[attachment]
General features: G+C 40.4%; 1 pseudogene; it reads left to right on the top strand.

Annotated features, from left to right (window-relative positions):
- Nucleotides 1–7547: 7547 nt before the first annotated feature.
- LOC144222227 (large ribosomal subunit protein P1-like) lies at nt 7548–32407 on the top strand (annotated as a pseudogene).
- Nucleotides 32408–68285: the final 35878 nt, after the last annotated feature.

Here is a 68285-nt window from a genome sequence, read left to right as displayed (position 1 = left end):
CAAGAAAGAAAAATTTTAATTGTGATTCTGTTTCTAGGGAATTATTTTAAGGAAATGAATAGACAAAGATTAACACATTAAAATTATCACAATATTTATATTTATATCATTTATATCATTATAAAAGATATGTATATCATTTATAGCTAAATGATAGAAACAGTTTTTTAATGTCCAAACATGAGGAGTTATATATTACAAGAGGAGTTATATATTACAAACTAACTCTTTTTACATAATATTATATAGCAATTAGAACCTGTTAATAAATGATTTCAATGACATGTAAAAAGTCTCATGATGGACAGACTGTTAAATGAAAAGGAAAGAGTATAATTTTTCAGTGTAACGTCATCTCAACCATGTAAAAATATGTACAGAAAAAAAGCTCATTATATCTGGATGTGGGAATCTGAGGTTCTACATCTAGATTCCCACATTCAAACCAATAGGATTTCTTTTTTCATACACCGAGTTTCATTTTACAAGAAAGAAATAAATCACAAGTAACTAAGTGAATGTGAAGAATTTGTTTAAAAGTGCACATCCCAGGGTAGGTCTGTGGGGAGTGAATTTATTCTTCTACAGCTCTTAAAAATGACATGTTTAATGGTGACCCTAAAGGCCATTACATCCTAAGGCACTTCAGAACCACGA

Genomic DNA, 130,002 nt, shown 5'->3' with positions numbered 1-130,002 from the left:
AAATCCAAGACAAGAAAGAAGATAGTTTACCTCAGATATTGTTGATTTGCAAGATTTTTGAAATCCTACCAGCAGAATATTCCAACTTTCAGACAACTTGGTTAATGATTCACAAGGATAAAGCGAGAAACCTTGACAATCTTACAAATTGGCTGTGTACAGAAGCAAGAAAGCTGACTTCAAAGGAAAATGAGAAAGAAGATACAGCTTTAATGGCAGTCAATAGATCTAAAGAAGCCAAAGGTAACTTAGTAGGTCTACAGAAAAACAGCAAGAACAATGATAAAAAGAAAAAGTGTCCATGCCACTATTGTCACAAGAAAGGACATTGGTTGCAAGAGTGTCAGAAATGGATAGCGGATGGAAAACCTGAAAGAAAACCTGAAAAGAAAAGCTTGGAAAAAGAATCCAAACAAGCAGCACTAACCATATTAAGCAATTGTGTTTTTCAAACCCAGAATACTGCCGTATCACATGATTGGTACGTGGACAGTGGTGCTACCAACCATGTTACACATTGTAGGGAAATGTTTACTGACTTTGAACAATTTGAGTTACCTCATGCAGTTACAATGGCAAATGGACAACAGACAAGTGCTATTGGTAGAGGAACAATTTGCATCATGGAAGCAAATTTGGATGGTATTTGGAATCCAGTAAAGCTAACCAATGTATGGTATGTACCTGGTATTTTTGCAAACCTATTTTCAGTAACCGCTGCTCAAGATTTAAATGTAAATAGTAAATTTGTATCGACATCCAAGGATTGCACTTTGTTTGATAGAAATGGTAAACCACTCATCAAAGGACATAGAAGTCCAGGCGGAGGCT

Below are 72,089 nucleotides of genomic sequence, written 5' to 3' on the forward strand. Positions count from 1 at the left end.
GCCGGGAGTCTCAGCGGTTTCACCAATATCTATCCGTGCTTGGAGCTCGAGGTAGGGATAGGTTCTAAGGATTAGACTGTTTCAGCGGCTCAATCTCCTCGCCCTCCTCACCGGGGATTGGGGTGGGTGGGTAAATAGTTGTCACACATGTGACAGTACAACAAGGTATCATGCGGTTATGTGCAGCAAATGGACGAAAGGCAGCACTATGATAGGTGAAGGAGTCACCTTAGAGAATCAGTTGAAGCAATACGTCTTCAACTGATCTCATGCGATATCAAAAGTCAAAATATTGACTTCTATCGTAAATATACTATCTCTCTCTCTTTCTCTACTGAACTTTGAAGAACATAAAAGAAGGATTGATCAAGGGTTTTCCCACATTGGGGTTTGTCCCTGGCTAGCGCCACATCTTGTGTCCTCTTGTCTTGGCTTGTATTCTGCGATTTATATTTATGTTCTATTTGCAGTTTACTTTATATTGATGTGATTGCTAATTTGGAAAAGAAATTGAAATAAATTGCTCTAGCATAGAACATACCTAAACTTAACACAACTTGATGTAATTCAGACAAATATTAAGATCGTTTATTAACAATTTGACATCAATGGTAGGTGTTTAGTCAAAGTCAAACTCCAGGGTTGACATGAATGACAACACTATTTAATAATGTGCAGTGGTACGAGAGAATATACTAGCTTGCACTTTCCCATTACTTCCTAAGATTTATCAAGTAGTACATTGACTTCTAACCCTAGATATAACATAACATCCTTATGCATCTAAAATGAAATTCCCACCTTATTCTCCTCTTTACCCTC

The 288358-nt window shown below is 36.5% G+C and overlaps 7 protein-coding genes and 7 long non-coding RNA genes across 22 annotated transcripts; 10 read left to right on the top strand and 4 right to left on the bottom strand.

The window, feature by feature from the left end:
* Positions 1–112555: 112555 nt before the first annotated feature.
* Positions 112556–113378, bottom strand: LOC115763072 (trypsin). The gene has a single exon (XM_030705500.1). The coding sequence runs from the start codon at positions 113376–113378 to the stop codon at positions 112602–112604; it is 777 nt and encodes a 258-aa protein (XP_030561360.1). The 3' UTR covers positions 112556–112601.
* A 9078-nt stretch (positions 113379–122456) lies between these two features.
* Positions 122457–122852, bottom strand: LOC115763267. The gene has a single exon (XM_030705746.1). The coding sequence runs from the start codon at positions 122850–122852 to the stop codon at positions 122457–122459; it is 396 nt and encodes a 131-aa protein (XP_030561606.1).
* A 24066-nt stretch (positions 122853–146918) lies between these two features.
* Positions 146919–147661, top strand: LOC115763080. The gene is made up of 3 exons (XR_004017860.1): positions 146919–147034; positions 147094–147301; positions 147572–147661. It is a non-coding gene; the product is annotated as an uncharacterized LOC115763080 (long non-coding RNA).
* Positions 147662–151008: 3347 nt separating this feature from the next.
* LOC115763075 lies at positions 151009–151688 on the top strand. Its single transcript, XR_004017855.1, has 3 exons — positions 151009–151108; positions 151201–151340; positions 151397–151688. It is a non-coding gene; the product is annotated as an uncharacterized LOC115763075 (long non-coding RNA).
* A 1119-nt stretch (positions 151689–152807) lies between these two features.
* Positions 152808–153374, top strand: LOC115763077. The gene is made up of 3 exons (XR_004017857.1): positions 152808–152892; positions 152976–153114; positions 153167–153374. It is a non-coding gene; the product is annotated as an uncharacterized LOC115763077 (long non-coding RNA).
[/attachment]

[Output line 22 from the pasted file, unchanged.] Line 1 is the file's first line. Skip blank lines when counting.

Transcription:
* A 1119-nt stretch (positions 151689–152807) lies between these two features.